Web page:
Chickens, eggs, and travelling through time with RD Blackmore.

Seventeenth century Exmoor has been my virtual home for around seven weeks now, and I feel that my feet are comfortably settled under John Ridd’s table. He’s been an entertaining host, though as a twenty-first century woman, to begin with, I did have some problems adjusting.

It’s hardly my first time in Restoration Britain. I have vivid memories of skating along the frozen River Thames with Virginia Woolf’s, Orlando; and wandering the Welsh hills with Lucy Walter and the young prince who would be crowned as Charles II, in The Child From The Sea, by Elizabeth Goudge.

Antonia Frazer, Jean Plaidy and Margaret Irwin introduced me to some of the key political characters and events for this period. However, apart from Orlando, the main characters in those and other novels, have tended to be strong females.

I’ve been asking myself, ‘do I love history because of historical fiction, or historical fiction because I love history?’ Maybe I might also ask, ‘did those adventures distort my idea of history?’

Although I knew that most women, in those times, were constrained, contained and restricted, I was usually too busy cheering on the rebels to think about what day-to-day life was like for the majority. RD Blackmore’s novel forced me to think of them in domestic spheres.

Women are ideally soft, submissive, and lovely to look at. John describes his sister, Annie, as:

…of a pleasing face, and very gentle manner, almost like a lady, some people said; but without any airs whatever, only trying to give satisfaction.

She’s also a paragon, keeping the kitchen immaculate and constantly cooking up massive delicious meals for the family and all visitors.

Lorna Doone, the woman of John’s dreams, lacks practical skills, but then, she’s a lady.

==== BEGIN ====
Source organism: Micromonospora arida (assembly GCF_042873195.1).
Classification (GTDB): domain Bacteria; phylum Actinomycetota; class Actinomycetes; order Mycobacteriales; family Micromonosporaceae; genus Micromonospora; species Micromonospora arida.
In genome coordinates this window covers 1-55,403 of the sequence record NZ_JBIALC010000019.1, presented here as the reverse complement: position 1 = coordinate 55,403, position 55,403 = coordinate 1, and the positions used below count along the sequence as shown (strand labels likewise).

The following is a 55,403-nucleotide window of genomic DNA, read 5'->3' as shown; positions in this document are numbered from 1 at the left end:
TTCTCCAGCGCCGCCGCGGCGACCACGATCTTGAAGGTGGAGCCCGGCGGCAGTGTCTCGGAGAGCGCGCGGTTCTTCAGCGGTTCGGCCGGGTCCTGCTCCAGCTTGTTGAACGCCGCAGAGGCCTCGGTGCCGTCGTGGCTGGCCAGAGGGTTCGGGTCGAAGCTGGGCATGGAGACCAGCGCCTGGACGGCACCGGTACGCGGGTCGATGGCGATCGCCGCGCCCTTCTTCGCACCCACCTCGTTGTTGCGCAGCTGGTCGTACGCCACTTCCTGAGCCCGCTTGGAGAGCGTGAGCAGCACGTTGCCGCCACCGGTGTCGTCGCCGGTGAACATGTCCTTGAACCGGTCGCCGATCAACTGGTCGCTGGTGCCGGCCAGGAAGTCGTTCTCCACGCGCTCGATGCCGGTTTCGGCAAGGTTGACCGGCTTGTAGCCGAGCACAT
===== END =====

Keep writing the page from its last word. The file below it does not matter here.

I could not but behold her manner, as she went before me, all her grace, and lovely sweetness, and her sense of what she was.

She was a different being; not woman enough to do anything bad, yet enough of a woman for man to adore.

I could have grown tired of all these characters, if I hadn’t begun to notice that there was an interesting gap between what John said, and what the women were doing. While they could not be described as active, in a modern sense, it became apparent that they were often at odds with John’s ideals.

John’s mother, for example, when her husband is murdered, walks into the hideout where the criminals are living to ‘speak her mind’ to them.

Now, after all, what right had she, a common farmer’s widow, to take it amiss that men of birth thought fit to kill her husband? And the Doones were of very high birth, as all we clods of Exmoor knew; and we had enough of good teaching… to feel that all we had belonged of right to those above us. therefore my mother was half-ashamed, that she could not help complaining.

It’s a moment that holds a key to so much of this story. A great wrong has been committed, in a time when rights are with the strongest. There is no police-force to turn to, there is only class. The society described is close to feudal. Everyone should know their place. And yet, here is Sarah Ridd, approaching her betters to tell them that she, and her children, have been harmed by their actions.

We’re left to decide whether she’s brave or foolhardy, in making herself vulnerable to a gang well known for rapine, pillage and murder. She may never do anything so outrageous again, but the potential of all women for acts of bravery has been presented.

It may be more than I should expect from a book that was written a hundred and fifty years ago, set in a time a hundred and ninety years before that. Perhaps it signals the beginning of a pattern.